This is like six, but for wrapping over differences between Twisted and asyncio so one can write code that runs unmodified on both (aka source code compatibility). In other words: your users can choose if they want asyncio or Twisted as a dependency.
Note that, with this approach, user code runs under the native event loop of either Twisted or asyncio. This is different from attaching either one’s event loop to the other using some event loop adapter.
txaio runs on CPython 3.6+ and PyPy 3, on top of Twisted or asyncio. Specifically, txaio is tested on the following platforms:
- CPython 3.6 and 3.9 on Twisted 18.7, 19.10, trunk and on asyncio (stdlib)
- PyPy 3.6 an 3.7 on Twisted 18.7, 19.10, trunk and on asyncio (stdlib)
> Note: txaio up to version 18.8.1 also supported Python 2.7 and Python 3.4. Beginning with release v20.1.1, txaio only supports Python 3.5+. Beginning with release v20.12.1, txaio only supports Python 3.6+.
How it works¶
Instead of directly importing, instantiating and using
(for Twisted) or
Future (for asyncio) objects, txaio provides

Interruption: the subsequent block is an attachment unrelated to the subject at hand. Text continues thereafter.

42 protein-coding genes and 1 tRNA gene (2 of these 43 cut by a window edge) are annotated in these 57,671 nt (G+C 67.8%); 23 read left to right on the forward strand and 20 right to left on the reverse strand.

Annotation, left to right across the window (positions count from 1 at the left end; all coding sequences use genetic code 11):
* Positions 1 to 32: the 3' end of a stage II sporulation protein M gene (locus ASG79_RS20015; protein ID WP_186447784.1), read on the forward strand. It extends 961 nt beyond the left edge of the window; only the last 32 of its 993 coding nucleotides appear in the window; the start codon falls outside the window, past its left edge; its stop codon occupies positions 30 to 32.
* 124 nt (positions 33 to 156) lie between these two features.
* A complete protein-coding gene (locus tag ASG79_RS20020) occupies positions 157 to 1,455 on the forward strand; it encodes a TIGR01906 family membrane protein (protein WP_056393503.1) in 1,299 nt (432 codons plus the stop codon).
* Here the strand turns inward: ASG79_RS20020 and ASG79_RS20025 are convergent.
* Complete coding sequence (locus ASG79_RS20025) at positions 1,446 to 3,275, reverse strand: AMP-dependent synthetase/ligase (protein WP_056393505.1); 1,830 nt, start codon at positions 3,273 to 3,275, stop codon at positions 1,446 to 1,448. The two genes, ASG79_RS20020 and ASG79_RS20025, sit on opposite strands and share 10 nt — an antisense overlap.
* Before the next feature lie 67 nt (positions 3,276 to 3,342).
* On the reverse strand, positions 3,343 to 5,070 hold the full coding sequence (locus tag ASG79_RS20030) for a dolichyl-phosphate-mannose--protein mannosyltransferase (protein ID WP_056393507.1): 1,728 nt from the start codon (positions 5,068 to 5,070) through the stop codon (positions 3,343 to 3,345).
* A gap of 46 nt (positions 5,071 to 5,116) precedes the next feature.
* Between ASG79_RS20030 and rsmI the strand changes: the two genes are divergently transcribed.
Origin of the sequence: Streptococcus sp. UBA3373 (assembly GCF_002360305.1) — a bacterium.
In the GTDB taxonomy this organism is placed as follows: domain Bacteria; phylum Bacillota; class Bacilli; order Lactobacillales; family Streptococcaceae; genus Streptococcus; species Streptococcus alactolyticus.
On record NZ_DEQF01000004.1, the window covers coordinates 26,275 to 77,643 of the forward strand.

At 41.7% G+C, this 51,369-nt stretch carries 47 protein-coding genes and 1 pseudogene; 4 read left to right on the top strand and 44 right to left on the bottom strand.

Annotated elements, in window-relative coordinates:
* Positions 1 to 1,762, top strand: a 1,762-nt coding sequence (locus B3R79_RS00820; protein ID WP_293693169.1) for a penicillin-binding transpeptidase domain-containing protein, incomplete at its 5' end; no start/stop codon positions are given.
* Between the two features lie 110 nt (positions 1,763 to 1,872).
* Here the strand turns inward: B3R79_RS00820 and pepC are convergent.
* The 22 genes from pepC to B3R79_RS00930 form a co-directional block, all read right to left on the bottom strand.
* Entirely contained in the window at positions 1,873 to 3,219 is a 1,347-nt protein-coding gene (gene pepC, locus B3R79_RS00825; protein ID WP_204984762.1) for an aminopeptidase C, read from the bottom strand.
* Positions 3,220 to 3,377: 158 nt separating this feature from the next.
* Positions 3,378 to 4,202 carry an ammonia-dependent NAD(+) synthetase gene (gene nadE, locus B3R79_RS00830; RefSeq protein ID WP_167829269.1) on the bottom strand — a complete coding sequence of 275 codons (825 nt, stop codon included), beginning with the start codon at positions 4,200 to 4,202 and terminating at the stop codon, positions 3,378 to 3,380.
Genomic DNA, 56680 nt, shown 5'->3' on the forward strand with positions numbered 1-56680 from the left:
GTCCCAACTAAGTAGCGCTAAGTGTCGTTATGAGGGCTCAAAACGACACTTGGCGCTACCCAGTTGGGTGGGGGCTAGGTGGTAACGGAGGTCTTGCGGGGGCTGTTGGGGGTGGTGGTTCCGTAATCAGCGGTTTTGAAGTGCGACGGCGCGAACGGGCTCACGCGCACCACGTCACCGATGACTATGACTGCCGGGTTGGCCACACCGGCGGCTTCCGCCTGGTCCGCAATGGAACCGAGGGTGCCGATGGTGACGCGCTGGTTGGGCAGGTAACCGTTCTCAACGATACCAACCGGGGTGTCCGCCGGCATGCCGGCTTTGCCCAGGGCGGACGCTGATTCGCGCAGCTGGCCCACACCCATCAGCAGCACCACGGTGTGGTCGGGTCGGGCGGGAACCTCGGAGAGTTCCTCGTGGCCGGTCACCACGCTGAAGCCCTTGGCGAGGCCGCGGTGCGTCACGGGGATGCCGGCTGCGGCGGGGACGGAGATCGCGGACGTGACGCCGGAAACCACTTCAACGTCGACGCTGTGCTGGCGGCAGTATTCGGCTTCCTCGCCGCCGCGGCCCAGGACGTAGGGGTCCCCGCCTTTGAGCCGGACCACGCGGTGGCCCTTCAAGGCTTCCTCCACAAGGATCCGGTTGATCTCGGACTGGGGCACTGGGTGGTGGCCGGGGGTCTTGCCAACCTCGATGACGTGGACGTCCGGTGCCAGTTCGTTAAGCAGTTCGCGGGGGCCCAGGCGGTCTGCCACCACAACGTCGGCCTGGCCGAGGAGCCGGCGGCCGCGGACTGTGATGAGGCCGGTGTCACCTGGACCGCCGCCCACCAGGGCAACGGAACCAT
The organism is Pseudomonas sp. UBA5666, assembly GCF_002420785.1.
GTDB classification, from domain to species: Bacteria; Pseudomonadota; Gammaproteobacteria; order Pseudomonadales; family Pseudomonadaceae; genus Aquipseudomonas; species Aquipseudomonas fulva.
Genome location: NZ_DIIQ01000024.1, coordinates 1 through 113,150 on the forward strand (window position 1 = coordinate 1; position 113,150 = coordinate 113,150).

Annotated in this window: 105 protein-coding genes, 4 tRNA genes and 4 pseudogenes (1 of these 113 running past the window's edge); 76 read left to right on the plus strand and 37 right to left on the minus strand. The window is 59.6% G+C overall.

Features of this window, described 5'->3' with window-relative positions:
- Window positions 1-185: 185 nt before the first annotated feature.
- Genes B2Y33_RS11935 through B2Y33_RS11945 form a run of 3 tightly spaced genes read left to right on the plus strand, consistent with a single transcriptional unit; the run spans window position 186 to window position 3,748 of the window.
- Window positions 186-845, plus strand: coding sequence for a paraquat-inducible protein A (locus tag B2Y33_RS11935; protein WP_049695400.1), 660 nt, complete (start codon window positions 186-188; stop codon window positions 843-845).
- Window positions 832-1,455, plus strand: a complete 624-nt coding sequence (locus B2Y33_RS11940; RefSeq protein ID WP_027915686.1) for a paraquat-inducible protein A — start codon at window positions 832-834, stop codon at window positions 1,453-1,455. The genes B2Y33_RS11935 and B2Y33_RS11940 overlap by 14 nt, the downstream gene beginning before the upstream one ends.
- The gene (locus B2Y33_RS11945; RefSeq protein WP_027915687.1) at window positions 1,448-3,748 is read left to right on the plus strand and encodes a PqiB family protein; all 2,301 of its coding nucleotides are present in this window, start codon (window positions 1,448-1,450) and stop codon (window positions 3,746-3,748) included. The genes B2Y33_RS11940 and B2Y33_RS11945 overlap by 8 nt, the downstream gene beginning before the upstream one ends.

helper-functions to do that for you, as well as associated things like
adding callbacks or errbacks.
This obviously changes the style of your code, but then you can choose at runtime (or import time) which underlying event-loop to use. This means you can write one code-base that can run on Twisted or asyncio (without a Twisted dependency) as you or your users see fit.
Code like the following can then run on either system:
import txaio txaio.use_twisted() # or .use_asyncio() f0 = txaio.create_future() f1 = txaio.as_future(some_func, 1, 2, key='word') txaio.add_callbacks(f0, callback, errback) txaio.add_callbacks(f1, callback, errback) # ... txaio.resolve(f0, "value") txaio.reject(f1, RuntimeError("it failed"))
Please refer to the documentation for description and usage of the library features.